Open data is a means

August 25, 2012

My thanks to digiphile for Tweeting about this blog posting from Ovum entitled ‘The landscape around open data and Gov 2.0 starts to take shape’. Without digging into the actual Ovum report there are some good points made in the blog post, primarily that moving to government-as-a-platform is more about culture than technology, but unlike Ovum I am less optimistic about the ability for government to make this leap within a time frame where the technology is current – I expect we’ll be talking about Gov 5.0 or 6.0 by the time the culture has started to adapt. The report importantly states that “Open data is a means, not an end”, and hence the title of this post.

All is not rosy in the report, it does list some of the “major obstacles, flaws and characteristics” that are masked by the excitement around the topic. These include spin and propaganda, privacy breaches, the challenges inherent within unstructured data and digitizing from hard-copy records, along with the “build it and they will come” mentality that wasted so much money in e-government. Some lessons might be learned from the years spent by the Latter Day Saints and genealogists attempting to get family history data online – chunks of it are still flawed due to transcription errors, crass assumptions are frequently made by users that result in them jumping to entirely unscientific conclusions from the flimsiest links between datasets and there is a great reliance on validity checks being made by those who might have some connection with the data.

Whilst the report concludes that there is no obvious answer to whether a  market is available around Gov 2.0 and open data, it still manages to remain optimistic – which as industry consultants I expect Ovum to do – they still have to make a living. However, I envisage this will remain the long hard road that e-government has been, full of potholes, wrong turnings and dead ends and in the end I question the value that the average citizen get out of it?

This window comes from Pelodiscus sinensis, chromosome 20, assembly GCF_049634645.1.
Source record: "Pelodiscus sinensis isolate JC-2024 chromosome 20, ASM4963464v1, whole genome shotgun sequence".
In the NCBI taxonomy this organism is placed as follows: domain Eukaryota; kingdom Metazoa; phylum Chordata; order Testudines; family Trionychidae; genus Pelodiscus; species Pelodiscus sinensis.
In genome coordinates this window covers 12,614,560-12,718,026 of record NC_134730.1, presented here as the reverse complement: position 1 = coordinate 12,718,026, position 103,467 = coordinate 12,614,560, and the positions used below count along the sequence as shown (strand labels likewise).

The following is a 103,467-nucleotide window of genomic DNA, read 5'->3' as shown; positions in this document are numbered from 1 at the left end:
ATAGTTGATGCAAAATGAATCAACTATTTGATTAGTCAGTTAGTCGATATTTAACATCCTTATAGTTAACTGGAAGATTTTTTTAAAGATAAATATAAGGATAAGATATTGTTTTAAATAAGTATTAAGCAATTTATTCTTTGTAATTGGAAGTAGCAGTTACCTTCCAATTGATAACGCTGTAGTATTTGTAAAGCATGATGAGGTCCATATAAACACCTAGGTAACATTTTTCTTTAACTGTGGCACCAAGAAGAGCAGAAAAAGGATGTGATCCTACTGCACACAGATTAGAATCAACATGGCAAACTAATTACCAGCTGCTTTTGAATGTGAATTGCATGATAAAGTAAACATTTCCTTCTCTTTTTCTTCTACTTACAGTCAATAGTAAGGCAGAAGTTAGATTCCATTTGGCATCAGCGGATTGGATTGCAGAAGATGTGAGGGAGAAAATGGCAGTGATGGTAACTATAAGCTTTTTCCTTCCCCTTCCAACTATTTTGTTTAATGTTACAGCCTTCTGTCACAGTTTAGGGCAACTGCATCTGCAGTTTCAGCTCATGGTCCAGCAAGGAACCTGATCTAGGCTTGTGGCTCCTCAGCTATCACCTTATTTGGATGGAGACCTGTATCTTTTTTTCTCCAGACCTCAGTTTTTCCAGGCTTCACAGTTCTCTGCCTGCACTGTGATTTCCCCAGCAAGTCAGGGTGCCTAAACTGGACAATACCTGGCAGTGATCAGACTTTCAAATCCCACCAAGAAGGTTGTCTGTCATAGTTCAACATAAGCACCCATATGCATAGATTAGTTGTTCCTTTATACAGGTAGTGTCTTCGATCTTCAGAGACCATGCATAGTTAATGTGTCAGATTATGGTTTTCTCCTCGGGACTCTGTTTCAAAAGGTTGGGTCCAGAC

Who leads Gov 2.0

May 30, 2010

David Osimo,  who has been mentioned here before as a colleague of Professor Paul Foley, has made an interesting observation or two on his blog – Benchmrking e-government – web 2.0. The first is that e-government or Gov 1.0 was techie-led and hence failed for that reason. He is concerned that what he describes as policy wonks lead Gov 2.0 and it will fail due to them not being the general population. His big hope seems to be that the techies, wonks and hippies will take over the world.

I think I have to disappoint David, the world is full of Bart Simpsons and we have to create tools that they will want to use. Failing that we still have to employ the channels that Barts want to use.

In fact, I see the outcome as a combination of both and there will still be a big chunk of people out there who won’t, can’t or don’t.

Gov 2.0 again

January 1, 2010

Andrea di Maio of Gartner has hit one particular nail on the head in his blog from December 23 2009 entitled “Vendors and Consultants Should Not Be Driving Government 2.0“. In my view, they shouldn’t have been driving Government 1.o or e-government, but largely were, either having got themselves into political seats of power or acting as the power behind the thrones.

What should happening? Well better procurement for a start, instead of getting picked off one-by-one by suppliers and consultancy companies, government bodies and local authorities should be getting together and telling the suppliers and consultants what the citizen wants and what their role might be in providing that, if they want the business.

Money is short now at the taxpayer level and if we are going to match that situation at a government level we’ll have to sharpen up process and outcome across the board and stop reinventing wobbly wheels! We can’t keep shelling out for every new technical fad and fashion or be expected to pay for the bloatware some suppliers sell us as software applications.

United we stand, divided we keep paying through the nose!

Andrea also picks up am interesting “Top ten for Gov 2.0 in 2009“. Government IT staff will appreciate number one!